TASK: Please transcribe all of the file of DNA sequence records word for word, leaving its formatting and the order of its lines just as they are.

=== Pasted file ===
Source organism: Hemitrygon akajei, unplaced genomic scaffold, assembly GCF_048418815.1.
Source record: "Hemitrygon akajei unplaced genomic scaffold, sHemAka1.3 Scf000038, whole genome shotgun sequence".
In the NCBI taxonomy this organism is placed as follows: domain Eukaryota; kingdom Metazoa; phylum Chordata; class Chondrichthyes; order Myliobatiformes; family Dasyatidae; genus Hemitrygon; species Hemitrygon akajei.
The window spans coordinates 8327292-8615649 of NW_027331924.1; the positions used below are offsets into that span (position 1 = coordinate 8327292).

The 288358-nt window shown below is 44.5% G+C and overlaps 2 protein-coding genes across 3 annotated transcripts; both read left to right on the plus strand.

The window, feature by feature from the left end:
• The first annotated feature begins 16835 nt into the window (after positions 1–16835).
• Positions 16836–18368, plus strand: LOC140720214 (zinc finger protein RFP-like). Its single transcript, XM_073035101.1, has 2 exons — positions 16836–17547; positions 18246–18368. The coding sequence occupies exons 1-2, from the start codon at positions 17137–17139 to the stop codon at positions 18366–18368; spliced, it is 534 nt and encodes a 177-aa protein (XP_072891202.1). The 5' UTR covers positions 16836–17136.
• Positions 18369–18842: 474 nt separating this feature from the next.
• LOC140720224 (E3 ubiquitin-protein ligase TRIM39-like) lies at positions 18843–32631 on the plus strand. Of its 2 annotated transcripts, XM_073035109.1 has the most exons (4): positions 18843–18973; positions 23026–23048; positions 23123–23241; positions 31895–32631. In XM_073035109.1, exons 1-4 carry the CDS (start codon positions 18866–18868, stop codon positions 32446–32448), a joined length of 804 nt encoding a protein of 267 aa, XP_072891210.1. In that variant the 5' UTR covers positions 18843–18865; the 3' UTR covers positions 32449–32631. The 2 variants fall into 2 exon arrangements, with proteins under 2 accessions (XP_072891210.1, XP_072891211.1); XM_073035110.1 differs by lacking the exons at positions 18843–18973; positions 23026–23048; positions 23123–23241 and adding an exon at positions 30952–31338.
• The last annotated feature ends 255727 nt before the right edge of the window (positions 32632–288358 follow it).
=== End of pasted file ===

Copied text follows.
Source organism: Hemitrygon akajei, unplaced genomic scaffold, assembly GCF_048418815.1.
Source record: "Hemitrygon akajei unplaced genomic scaffold, sHemAka1.3 Scf000038, whole genome shotgun sequence".
In the NCBI taxonomy this organism is placed as follows: domain Eukaryota; kingdom Metazoa; phylum Chordata; class Chondrichthyes; order Myliobatiformes; family Dasyatidae; genus Hemitrygon; species Hemitrygon akajei.
The window spans coordinates 8327292-8615649 of NW_027331924.1; the positions used below are offsets into that span (position 1 = coordinate 8327292).

The 288358-nt window shown below is 44.5% G+C and overlaps 2 protein-coding genes across 3 annotated transcripts; both read left to right on the plus strand.

The window, feature by feature from the left end:
• The first annotated feature begins 16835 nt into the window (after positions 1–16835).
• Positions 16836–18368, plus strand: LOC140720214 (zinc finger protein RFP-like). Its single transcript, XM_073035101.1, has 2 exons — positions 16836–17547; positions 18246–18368. The coding sequence occupies exons 1-2, from the start codon at positions 17137–17139 to the stop codon at positions 18366–18368; spliced, it is 534 nt and encodes a 177-aa protein (XP_072891202.1). The 5' UTR covers positions 16836–17136.
• Positions 18369–18842: 474 nt separating this feature from the next.
• LOC140720224 (E3 ubiquitin-protein ligase TRIM39-like) lies at positions 18843–32631 on the plus strand. Of its 2 annotated transcripts, XM_073035109.1 has the most exons (4): positions 18843–18973; positions 23026–23048; positions 23123–23241; positions 31895–32631. In XM_073035109.1, exons 1-4 carry the CDS (start codon positions 18866–18868, stop codon positions 32446–32448), a joined length of 804 nt encoding a protein of 267 aa, XP_072891210.1. In that variant the 5' UTR covers positions 18843–18865; the 3' UTR covers positions 32449–32631. The 2 variants fall into 2 exon arrangements, with proteins under 2 accessions (XP_072891210.1, XP_072891211.1); XM_073035110.1 differs by lacking the exons at positions 18843–18973; positions 23026–23048; positions 23123–23241 and adding an exon at positions 30952–31338.
• The last annotated feature ends 255727 nt before the right edge of the window (positions 32632–288358 follow it).